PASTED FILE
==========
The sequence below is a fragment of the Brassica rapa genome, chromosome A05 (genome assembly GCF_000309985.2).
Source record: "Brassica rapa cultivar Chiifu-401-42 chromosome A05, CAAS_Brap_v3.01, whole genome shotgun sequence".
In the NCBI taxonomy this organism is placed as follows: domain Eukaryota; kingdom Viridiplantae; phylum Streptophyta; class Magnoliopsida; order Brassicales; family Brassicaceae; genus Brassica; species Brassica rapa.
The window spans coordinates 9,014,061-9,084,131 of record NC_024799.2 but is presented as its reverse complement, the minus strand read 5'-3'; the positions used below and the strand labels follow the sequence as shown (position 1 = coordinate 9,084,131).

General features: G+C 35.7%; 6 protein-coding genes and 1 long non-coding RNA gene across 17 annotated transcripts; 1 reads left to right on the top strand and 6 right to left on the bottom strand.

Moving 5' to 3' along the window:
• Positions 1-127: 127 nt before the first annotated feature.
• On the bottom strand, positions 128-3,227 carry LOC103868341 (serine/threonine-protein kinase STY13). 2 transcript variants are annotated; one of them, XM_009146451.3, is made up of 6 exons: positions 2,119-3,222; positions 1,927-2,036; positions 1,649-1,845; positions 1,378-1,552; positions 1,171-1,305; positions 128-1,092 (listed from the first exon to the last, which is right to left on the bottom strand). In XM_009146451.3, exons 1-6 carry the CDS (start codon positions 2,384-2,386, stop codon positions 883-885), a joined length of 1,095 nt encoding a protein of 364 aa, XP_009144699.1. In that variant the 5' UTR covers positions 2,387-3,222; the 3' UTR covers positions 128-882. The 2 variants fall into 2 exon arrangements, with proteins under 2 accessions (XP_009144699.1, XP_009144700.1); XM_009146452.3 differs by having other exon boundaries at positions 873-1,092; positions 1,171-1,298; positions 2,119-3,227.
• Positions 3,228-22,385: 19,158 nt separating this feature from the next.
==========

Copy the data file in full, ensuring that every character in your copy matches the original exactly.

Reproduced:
The sequence below is a fragment of the Brassica rapa genome, chromosome A05 (genome assembly GCF_000309985.2).
Source record: "Brassica rapa cultivar Chiifu-401-42 chromosome A05, CAAS_Brap_v3.01, whole genome shotgun sequence".
In the NCBI taxonomy this organism is placed as follows: domain Eukaryota; kingdom Viridiplantae; phylum Streptophyta; class Magnoliopsida; order Brassicales; family Brassicaceae; genus Brassica; species Brassica rapa.
The window spans coordinates 9,014,061-9,084,131 of record NC_024799.2 but is presented as its reverse complement, the minus strand read 5'-3'; the positions used below and the strand labels follow the sequence as shown (position 1 = coordinate 9,084,131).

General features: G+C 35.7%; 6 protein-coding genes and 1 long non-coding RNA gene across 17 annotated transcripts; 1 reads left to right on the top strand and 6 right to left on the bottom strand.

Moving 5' to 3' along the window:
• Positions 1-127: 127 nt before the first annotated feature.
• On the bottom strand, positions 128-3,227 carry LOC103868341 (serine/threonine-protein kinase STY13). 2 transcript variants are annotated; one of them, XM_009146451.3, is made up of 6 exons: positions 2,119-3,222; positions 1,927-2,036; positions 1,649-1,845; positions 1,378-1,552; positions 1,171-1,305; positions 128-1,092 (listed from the first exon to the last, which is right to left on the bottom strand). In XM_009146451.3, exons 1-6 carry the CDS (start codon positions 2,384-2,386, stop codon positions 883-885), a joined length of 1,095 nt encoding a protein of 364 aa, XP_009144699.1. In that variant the 5' UTR covers positions 2,387-3,222; the 3' UTR covers positions 128-882. The 2 variants fall into 2 exon arrangements, with proteins under 2 accessions (XP_009144699.1, XP_009144700.1); XM_009146452.3 differs by having other exon boundaries at positions 873-1,092; positions 1,171-1,298; positions 2,119-3,227.
• Positions 3,228-22,385: 19,158 nt separating this feature from the next.